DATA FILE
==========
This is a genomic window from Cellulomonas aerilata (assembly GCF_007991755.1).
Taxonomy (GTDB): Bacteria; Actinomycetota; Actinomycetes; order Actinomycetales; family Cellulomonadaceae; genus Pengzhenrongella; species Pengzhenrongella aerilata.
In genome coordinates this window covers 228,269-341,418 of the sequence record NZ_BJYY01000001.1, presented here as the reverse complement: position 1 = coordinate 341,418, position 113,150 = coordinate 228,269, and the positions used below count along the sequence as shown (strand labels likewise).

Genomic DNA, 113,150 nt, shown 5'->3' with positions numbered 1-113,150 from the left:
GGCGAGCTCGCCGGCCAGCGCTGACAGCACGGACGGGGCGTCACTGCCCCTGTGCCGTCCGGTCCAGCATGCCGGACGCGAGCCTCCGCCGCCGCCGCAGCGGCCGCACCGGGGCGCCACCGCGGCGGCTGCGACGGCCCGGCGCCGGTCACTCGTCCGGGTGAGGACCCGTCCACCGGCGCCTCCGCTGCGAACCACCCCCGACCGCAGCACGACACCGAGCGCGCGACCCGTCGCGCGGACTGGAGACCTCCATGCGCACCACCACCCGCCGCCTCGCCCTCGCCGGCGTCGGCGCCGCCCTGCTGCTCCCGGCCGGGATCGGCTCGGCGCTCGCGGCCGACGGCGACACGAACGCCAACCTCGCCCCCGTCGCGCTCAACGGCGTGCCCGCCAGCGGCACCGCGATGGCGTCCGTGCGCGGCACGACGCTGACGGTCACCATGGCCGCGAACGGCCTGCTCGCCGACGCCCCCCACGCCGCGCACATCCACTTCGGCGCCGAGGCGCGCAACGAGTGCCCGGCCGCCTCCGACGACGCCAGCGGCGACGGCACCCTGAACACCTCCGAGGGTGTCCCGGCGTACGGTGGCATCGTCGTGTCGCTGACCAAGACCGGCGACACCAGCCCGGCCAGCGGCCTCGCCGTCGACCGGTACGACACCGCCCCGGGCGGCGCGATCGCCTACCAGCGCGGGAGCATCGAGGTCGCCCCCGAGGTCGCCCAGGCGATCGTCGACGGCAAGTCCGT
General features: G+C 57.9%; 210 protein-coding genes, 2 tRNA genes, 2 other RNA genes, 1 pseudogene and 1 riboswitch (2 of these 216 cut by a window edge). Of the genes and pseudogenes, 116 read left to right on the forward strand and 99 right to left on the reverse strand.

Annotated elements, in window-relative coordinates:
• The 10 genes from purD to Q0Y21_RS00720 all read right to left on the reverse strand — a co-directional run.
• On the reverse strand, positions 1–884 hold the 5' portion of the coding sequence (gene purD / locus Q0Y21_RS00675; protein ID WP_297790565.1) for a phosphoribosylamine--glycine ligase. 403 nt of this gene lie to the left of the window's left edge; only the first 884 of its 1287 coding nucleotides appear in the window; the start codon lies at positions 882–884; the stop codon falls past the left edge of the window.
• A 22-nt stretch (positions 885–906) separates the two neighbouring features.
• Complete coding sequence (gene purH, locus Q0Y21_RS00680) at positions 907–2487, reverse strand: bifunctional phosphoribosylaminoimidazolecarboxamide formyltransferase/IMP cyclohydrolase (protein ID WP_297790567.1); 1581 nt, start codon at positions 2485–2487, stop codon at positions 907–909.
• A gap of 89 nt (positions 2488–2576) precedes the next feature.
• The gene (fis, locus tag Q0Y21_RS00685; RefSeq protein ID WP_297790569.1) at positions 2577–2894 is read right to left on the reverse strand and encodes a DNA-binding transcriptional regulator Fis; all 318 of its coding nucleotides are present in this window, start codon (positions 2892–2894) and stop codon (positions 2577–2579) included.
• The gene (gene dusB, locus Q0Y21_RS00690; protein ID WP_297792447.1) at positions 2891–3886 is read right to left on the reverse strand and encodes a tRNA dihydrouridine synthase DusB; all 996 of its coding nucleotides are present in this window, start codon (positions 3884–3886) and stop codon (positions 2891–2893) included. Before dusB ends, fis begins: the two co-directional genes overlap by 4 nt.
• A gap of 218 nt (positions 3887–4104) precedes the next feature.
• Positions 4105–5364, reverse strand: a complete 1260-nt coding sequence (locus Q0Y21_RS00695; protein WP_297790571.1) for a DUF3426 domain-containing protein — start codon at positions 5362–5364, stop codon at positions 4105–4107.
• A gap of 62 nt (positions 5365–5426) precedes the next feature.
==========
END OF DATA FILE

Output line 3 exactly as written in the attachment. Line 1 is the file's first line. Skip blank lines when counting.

In genome coordinates this window covers 228,269-341,418 of the sequence record NZ_BJYY01000001.1, presented here as the reverse complement: position 1 = coordinate 341,418, position 113,150 = coordinate 228,269, and the positions used below count along the sequence as shown (strand labels likewise).